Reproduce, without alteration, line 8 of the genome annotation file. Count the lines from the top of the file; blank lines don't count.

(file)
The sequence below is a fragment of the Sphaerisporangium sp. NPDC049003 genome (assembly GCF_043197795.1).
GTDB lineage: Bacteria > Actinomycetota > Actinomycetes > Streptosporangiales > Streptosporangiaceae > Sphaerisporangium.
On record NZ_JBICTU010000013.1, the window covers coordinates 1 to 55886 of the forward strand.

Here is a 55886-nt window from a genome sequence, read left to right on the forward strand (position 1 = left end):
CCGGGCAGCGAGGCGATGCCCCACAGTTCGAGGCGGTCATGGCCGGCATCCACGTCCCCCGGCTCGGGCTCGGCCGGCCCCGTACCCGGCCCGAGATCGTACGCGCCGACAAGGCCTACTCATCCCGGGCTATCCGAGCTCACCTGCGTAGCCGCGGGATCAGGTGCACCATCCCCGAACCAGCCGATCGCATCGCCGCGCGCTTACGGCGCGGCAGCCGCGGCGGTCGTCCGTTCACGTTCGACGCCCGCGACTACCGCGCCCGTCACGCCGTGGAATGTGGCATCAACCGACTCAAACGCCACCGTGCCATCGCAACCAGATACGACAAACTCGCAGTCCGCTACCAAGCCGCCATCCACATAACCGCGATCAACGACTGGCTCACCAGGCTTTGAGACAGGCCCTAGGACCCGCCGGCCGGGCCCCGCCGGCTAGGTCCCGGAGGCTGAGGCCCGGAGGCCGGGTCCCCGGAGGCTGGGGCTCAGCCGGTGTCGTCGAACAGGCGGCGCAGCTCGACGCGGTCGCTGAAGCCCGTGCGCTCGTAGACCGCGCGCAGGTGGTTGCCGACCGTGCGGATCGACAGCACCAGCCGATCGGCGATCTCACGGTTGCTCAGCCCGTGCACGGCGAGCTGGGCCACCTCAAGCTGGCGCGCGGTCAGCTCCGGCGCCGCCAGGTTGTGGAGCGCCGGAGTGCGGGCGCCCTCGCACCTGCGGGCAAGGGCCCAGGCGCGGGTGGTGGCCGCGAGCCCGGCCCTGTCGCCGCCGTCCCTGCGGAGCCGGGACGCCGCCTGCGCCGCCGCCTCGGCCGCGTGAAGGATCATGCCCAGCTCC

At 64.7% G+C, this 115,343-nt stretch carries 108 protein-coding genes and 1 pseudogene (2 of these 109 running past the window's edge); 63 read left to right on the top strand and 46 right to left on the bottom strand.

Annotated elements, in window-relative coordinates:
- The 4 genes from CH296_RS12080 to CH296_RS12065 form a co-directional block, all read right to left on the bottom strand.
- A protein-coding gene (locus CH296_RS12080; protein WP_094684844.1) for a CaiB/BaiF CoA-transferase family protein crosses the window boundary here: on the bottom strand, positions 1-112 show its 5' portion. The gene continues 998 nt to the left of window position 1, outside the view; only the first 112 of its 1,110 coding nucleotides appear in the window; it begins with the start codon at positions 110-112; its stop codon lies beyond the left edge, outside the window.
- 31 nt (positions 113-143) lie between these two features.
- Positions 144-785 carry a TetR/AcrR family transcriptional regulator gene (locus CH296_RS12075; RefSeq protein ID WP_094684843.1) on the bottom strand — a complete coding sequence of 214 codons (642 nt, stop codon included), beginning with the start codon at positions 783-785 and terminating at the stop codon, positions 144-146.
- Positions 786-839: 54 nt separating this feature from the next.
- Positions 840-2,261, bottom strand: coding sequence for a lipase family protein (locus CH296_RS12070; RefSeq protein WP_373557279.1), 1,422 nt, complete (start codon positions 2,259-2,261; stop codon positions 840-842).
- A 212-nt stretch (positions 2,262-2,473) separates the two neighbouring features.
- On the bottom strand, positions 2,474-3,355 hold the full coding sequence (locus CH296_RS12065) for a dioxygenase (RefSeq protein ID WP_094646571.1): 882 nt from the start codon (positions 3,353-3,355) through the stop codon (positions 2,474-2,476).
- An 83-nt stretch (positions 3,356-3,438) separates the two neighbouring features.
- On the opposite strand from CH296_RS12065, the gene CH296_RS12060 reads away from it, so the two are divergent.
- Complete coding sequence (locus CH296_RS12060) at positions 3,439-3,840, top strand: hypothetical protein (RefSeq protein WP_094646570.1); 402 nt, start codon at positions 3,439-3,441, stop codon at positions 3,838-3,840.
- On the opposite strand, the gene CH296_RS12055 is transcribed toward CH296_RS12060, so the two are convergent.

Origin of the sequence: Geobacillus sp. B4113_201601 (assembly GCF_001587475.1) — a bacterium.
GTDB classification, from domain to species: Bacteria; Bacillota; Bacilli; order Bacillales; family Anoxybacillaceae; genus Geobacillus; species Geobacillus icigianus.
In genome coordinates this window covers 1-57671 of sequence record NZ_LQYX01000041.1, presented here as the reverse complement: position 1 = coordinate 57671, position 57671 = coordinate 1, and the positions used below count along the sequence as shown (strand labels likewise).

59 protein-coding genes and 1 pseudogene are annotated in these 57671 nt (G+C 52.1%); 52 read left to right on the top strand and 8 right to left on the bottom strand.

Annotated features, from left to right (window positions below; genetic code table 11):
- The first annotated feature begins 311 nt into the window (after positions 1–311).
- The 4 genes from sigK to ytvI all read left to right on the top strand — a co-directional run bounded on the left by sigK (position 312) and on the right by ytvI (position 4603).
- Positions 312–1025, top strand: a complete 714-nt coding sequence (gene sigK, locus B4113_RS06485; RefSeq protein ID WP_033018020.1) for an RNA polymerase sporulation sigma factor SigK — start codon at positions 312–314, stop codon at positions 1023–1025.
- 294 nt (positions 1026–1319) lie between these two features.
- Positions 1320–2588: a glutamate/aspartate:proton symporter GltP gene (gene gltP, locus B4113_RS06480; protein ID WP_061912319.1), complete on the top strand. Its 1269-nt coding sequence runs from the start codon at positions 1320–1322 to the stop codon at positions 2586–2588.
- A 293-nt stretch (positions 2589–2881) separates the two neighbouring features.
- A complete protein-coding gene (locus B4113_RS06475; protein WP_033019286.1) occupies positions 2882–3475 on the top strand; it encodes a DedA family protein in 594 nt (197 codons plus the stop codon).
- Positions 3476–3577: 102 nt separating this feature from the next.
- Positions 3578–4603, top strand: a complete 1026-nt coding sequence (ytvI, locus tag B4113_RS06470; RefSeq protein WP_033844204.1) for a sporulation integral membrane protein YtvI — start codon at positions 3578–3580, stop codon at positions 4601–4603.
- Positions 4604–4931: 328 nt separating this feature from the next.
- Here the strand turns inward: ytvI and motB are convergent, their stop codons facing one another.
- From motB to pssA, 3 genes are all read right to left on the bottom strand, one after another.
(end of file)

- The 4 genes from CH296_RS12080 to CH296_RS12065 form a co-directional block, all read right to left on the bottom strand.